The Minnesota Supreme Court Wednesday ruled that police do not need a search warrant to enter a home a suspect is visiting.
It’s a case I first wrote about a year ago when the Minnesota Court of Appeals reinstated charges against a Meeker County resident after a district court threw out the case against Leona Rose deLottinville because sheriff’s deputies captured her while she was visiting a boyfriend. The lower court had also ruled that evidence seized in the arrest could not be used against her because the warrant for her arrest did not authorize police to search her boyfriend’s apartment.
In upholding that decision Wednesday, the Minnesota Supreme Court said the woman, who was suspected of possessing meth, had no greater expectation of privacy when visiting another home than in her own home. [Updated]
The court noted, however, the U.S. Supreme Court has never directly addressed the issue of whether a guest can assert privacy rights in someone else’s home.
“A guest should not receive any greater Fourth Amendment protection when outside her home than when inside it,” Justice David Lillehaug wrote
on behalf of a divided state Supreme Court for the majority, declaring that police have a right to enter a home if there’s a valid arrest warrant for a guest.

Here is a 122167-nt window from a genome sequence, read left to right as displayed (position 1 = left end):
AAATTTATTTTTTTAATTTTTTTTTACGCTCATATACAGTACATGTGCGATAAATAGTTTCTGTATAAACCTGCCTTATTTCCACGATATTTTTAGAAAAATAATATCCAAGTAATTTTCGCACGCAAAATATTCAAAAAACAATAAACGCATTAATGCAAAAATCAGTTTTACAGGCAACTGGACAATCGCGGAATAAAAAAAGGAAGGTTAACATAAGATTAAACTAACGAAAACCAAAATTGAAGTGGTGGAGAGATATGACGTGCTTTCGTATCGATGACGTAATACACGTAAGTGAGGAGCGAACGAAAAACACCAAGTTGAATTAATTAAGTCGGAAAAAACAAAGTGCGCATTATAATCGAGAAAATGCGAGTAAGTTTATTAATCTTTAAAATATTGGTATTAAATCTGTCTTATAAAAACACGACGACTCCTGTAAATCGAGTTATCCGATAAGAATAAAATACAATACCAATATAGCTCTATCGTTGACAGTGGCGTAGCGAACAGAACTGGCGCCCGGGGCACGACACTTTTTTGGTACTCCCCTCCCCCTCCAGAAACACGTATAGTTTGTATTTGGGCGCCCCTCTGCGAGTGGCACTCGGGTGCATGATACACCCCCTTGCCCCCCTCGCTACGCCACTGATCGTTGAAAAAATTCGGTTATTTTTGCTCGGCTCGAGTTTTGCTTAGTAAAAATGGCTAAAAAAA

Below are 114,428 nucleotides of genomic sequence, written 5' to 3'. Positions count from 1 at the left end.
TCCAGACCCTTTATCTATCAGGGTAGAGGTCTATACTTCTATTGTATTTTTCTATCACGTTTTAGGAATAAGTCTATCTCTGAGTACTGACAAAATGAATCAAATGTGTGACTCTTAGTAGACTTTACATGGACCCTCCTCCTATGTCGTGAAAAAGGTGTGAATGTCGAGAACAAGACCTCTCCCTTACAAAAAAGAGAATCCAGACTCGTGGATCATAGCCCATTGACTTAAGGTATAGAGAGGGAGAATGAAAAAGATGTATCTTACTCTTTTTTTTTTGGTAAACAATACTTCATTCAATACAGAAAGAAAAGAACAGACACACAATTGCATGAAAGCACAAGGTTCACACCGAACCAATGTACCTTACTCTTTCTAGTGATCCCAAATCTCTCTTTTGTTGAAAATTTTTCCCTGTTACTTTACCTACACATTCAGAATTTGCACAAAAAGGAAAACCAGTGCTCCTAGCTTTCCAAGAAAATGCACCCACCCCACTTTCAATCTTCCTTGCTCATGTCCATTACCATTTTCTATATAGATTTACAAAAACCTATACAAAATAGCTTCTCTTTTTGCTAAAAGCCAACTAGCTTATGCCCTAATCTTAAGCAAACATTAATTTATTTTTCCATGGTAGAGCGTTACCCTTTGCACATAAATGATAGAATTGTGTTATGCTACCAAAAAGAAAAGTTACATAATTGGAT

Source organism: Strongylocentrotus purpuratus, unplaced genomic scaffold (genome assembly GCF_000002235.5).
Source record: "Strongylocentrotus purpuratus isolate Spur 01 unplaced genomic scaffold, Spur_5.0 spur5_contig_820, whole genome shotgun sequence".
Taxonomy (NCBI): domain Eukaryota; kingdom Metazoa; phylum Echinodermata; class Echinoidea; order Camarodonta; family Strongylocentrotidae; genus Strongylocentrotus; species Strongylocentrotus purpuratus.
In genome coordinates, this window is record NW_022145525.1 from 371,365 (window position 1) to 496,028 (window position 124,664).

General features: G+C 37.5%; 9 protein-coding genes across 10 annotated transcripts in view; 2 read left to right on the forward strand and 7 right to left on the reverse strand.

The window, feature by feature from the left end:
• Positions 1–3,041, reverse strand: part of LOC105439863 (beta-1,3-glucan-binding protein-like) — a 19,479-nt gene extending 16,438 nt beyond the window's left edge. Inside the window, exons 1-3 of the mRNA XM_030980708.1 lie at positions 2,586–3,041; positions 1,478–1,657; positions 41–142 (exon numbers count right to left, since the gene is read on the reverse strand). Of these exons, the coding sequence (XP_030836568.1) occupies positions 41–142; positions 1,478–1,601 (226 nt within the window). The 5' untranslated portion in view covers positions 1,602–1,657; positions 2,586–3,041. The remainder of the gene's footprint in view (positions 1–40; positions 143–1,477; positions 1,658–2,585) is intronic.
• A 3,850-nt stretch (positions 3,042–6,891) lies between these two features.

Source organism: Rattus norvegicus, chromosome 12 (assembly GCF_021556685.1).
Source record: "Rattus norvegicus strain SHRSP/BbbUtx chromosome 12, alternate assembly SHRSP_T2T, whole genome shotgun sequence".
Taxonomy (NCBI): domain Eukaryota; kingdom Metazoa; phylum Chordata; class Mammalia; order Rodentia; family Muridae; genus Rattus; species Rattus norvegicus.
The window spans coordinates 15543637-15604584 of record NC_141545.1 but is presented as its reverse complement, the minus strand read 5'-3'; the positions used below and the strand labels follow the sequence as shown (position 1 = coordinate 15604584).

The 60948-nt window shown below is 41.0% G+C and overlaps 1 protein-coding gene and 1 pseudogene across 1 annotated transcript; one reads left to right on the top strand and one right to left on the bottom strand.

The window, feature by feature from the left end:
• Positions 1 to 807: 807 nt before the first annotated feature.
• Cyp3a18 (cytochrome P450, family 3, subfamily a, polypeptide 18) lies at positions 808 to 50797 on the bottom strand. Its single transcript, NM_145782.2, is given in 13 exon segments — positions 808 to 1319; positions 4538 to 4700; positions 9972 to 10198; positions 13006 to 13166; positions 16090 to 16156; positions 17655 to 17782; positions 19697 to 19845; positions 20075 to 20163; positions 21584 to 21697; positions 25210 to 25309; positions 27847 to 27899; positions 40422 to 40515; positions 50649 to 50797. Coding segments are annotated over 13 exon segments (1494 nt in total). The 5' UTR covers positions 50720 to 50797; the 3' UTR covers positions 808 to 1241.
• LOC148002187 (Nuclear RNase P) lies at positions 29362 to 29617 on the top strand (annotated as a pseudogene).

“Here, police lawfully obtained an arrest warrant for deLottinville and entered the home knowing that she was there, so their entry did not violate her Fourth Amendment rights,” he wrote (see opinion).
Lillehaug said 10 federal courts have ruled on the question, and nine have agreed
with his interpretation.
“We understand that a homeowner might well be surprised and distressed to learn that police may enter at any time to arrest a guest,” he said. “But there is no indication in this case of any such abuse; deLottinville was visible to the officer before he entered the home. And the question of what rights the homeowner may have in such a situation is not before us.”
In a dissent, however, Justice Margaret Chutich said
Lillehaug the majority opinion “fails to protect the right of a host from unreasonable governmental intrusion into the sanctity of her home, a right at the ‘very core’ of the Fourth Amendment.”
When a person welcomes someone into a home, she said, the host shares his/her home and his/her privacy.
“The host’s constitutional right to privacy is meaningless if it cannot prevent unwarranted intrusions into the home,” she wrote.
Minnesotans would certainly be surprised to realize that the police can enter their homes at any time with nothing more than an arrest warrant for an overnight guest, or even a short-term social guest. Yet this unreasonable intrusion is the practical result of expanding Payton (U.S. Supreme Court case) to limit the rights of overnight guests.
June 2016: Wait, what? Supreme Court casually guts 4th Amendment (NewsCut)